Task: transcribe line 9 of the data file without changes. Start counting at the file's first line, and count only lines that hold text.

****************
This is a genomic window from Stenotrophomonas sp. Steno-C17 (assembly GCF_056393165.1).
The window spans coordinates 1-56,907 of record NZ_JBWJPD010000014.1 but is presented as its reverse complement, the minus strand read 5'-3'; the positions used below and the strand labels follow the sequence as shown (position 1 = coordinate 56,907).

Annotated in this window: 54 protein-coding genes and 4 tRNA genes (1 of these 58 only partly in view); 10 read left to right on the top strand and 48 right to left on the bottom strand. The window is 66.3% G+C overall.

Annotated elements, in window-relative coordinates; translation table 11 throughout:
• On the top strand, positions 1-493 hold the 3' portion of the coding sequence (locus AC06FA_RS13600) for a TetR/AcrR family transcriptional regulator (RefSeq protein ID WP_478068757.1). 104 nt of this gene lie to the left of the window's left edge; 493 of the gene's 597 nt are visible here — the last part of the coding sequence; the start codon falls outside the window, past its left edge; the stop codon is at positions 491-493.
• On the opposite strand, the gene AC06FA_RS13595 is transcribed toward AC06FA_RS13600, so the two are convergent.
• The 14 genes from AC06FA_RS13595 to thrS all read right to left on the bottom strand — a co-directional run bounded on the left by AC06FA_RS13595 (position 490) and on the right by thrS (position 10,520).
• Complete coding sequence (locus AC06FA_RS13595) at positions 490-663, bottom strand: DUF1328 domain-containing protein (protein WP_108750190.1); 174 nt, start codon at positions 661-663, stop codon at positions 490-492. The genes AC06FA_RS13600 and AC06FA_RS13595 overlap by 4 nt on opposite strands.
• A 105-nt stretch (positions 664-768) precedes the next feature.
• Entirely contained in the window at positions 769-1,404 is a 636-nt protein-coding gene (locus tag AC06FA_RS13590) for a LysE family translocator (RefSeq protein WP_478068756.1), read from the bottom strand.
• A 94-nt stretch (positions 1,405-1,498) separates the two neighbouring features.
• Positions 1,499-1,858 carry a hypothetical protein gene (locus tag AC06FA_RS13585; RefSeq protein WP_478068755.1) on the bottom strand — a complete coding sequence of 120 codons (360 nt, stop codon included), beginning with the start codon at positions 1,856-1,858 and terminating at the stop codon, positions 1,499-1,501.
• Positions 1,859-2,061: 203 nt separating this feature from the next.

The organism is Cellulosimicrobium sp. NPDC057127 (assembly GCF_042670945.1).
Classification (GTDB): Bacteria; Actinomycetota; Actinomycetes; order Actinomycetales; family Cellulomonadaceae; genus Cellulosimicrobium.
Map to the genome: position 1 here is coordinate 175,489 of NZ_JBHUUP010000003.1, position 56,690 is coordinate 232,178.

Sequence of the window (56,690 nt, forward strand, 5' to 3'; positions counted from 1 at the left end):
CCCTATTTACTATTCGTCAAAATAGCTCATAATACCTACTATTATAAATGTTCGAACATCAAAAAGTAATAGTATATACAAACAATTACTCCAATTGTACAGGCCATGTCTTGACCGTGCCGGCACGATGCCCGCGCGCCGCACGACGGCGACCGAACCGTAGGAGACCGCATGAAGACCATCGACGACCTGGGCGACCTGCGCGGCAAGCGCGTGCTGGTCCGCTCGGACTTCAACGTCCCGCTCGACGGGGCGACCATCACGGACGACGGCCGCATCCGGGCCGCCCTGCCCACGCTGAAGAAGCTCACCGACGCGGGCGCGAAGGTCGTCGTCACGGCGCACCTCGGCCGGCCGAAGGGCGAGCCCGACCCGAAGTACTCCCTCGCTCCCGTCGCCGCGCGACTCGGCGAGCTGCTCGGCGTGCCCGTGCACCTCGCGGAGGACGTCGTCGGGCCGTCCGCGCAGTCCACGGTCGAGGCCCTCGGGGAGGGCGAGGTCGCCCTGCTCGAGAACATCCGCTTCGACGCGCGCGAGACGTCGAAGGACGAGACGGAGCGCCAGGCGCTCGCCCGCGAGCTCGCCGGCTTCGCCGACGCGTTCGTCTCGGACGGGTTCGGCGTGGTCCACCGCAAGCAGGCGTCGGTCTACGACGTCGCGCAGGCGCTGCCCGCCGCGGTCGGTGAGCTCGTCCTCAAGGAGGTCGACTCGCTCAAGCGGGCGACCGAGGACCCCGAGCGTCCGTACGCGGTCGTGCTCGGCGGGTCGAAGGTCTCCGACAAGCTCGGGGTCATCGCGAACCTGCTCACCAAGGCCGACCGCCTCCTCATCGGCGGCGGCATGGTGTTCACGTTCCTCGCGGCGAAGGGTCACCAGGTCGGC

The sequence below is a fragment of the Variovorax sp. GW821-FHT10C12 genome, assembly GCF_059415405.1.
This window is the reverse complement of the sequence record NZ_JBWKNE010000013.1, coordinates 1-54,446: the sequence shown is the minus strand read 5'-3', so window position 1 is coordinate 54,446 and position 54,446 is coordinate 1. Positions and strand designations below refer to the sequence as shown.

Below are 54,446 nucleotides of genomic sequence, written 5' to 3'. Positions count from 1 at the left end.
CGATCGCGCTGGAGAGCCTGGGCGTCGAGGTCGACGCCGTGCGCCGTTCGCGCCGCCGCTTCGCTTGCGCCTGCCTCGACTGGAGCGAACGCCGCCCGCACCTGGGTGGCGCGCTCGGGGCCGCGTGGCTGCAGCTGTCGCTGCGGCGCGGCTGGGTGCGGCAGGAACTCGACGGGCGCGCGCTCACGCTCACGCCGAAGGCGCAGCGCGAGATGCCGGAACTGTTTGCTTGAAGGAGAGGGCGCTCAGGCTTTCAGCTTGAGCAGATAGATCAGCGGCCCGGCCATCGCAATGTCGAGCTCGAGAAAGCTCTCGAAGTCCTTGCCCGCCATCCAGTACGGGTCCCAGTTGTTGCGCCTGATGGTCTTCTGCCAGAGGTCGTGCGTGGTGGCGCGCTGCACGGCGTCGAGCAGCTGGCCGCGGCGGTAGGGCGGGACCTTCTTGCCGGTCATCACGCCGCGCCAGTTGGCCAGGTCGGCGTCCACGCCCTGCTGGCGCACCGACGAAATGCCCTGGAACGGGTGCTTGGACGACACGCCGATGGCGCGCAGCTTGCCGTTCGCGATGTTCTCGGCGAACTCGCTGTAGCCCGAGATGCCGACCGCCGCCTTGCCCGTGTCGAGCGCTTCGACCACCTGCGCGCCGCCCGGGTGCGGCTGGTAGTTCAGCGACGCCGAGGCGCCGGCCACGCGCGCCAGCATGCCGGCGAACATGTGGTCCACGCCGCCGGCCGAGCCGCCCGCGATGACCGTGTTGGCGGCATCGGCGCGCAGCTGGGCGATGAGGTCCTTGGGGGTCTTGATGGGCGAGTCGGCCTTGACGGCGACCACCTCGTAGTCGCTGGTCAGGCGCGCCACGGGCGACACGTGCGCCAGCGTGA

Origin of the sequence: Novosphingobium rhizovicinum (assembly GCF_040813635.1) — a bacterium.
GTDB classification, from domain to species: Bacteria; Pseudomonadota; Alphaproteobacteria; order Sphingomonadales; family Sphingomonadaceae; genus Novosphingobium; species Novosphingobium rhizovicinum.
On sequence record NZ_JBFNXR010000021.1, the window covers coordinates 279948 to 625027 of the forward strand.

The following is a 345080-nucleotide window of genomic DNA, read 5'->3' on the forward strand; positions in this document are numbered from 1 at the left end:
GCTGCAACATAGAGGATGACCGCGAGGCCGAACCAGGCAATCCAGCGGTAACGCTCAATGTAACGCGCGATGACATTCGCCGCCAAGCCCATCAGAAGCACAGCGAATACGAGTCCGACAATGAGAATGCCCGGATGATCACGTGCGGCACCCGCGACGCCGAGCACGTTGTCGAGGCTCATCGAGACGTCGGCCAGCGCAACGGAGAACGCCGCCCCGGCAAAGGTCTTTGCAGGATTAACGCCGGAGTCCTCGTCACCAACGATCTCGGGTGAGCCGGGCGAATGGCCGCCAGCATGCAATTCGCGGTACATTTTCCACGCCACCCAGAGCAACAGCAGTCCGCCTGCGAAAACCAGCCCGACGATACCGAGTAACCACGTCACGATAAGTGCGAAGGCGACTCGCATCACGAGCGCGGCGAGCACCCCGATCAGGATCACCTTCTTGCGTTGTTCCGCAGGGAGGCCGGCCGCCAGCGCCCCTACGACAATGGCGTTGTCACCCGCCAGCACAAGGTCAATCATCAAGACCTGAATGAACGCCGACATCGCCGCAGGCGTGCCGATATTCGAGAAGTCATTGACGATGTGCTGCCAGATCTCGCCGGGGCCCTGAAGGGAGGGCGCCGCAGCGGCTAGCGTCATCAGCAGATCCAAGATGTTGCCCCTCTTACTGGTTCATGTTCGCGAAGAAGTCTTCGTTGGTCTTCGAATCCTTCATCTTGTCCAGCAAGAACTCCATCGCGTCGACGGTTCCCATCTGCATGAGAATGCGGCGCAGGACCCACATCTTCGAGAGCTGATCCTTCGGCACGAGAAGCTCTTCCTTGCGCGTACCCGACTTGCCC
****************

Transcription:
• A 105-nt stretch (positions 664-768) precedes the next feature.